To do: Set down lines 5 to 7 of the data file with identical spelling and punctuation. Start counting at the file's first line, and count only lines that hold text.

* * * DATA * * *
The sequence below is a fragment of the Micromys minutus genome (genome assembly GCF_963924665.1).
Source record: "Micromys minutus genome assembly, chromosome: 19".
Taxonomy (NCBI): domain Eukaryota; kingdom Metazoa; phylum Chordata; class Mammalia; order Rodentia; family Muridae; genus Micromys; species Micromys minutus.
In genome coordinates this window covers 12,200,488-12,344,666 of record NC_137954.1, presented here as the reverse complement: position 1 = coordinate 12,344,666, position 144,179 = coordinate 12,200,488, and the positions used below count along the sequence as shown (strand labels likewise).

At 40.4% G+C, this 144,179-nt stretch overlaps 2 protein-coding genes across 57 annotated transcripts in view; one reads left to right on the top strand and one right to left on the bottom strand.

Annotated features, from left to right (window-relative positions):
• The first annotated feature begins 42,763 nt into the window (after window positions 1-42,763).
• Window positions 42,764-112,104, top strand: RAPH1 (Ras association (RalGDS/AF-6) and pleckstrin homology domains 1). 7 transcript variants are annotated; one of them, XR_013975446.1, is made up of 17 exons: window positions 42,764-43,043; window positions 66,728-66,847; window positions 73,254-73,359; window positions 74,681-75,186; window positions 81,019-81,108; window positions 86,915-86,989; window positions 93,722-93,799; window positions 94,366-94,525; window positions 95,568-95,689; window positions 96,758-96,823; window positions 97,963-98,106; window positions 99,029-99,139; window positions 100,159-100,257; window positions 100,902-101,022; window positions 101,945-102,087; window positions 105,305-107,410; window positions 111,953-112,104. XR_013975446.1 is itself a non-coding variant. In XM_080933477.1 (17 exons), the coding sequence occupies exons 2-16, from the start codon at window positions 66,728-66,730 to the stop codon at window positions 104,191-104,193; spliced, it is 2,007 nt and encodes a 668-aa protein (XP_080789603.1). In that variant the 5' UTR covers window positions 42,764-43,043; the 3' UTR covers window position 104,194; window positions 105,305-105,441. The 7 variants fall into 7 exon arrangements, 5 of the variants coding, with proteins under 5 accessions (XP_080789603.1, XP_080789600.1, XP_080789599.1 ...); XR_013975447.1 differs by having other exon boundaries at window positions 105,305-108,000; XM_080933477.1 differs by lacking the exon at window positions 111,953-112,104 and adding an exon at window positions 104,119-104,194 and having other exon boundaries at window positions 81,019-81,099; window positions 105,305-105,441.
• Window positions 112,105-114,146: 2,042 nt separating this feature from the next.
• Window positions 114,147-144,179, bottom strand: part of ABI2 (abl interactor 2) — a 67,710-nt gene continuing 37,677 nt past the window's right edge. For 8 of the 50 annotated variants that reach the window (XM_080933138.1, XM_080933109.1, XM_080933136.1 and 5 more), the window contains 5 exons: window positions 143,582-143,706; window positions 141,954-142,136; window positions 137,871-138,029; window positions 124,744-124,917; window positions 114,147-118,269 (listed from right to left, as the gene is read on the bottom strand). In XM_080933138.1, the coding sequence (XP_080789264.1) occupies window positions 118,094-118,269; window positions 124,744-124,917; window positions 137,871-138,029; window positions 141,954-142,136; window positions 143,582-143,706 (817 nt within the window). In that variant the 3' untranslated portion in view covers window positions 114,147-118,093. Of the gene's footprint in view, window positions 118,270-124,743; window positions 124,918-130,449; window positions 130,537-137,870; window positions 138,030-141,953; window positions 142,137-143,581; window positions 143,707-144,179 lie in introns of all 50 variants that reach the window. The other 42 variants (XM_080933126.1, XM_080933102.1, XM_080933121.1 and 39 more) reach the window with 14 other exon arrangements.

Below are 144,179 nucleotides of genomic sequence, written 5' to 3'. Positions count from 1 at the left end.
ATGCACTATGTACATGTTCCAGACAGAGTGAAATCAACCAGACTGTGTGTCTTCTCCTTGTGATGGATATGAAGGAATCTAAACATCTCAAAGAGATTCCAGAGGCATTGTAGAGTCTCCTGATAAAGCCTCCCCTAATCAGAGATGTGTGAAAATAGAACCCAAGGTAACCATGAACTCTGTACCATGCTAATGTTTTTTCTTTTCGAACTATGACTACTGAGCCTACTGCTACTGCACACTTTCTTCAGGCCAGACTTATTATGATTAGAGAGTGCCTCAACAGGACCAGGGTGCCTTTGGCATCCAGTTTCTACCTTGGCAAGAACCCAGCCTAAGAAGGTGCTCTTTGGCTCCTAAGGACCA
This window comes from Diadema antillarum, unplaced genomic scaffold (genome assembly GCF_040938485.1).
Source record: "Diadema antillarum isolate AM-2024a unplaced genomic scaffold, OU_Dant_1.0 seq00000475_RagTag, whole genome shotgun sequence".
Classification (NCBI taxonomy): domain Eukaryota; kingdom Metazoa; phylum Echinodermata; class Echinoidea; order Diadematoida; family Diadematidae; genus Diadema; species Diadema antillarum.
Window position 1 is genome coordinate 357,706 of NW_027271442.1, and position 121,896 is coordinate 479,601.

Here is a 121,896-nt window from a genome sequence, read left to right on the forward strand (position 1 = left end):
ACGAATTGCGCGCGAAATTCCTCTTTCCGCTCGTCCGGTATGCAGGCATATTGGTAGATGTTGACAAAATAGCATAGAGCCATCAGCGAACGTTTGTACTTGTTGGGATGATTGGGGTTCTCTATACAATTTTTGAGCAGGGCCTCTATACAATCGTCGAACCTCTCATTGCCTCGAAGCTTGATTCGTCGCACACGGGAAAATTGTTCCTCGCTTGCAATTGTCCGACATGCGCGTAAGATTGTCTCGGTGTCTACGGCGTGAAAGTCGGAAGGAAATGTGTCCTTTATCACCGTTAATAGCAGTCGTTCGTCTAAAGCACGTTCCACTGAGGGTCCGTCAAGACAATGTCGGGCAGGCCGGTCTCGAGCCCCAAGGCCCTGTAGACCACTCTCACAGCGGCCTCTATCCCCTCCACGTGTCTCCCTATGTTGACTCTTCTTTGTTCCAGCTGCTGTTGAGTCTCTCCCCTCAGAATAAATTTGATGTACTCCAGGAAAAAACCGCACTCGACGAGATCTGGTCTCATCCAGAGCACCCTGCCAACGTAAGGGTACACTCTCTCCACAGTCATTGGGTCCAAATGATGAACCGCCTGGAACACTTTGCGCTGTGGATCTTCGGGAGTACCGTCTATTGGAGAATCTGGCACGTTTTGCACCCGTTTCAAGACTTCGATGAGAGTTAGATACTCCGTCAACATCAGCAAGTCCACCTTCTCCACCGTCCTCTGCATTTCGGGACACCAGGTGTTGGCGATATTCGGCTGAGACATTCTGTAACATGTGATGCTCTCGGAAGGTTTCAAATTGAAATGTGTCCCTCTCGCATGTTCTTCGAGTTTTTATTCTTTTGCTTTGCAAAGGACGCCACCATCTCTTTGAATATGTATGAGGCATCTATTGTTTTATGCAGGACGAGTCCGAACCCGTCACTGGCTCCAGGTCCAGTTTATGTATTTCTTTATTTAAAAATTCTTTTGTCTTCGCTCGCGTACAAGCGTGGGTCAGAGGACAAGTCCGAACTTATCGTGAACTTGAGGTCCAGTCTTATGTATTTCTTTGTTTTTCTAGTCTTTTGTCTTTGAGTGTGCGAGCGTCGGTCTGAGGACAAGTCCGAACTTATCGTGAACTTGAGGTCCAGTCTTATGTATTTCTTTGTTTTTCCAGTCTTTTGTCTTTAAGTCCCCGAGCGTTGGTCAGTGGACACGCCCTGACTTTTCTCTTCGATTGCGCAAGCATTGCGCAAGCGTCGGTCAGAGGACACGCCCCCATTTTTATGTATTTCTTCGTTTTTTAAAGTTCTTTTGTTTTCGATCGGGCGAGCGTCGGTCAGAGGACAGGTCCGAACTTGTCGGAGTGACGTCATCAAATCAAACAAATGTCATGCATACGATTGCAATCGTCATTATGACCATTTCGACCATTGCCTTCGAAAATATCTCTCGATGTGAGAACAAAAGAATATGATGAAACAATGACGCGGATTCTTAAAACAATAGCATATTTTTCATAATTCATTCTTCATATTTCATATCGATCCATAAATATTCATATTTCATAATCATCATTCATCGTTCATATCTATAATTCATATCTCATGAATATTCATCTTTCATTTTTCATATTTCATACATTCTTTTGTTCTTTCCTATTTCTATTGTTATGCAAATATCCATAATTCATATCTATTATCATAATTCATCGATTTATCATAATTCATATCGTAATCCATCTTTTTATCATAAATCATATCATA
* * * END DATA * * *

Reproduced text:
At 40.4% G+C, this 144,179-nt stretch overlaps 2 protein-coding genes across 57 annotated transcripts in view; one reads left to right on the top strand and one right to left on the bottom strand.

Annotated features, from left to right (window-relative positions):
• The first annotated feature begins 42,763 nt into the window (after window positions 1-42,763).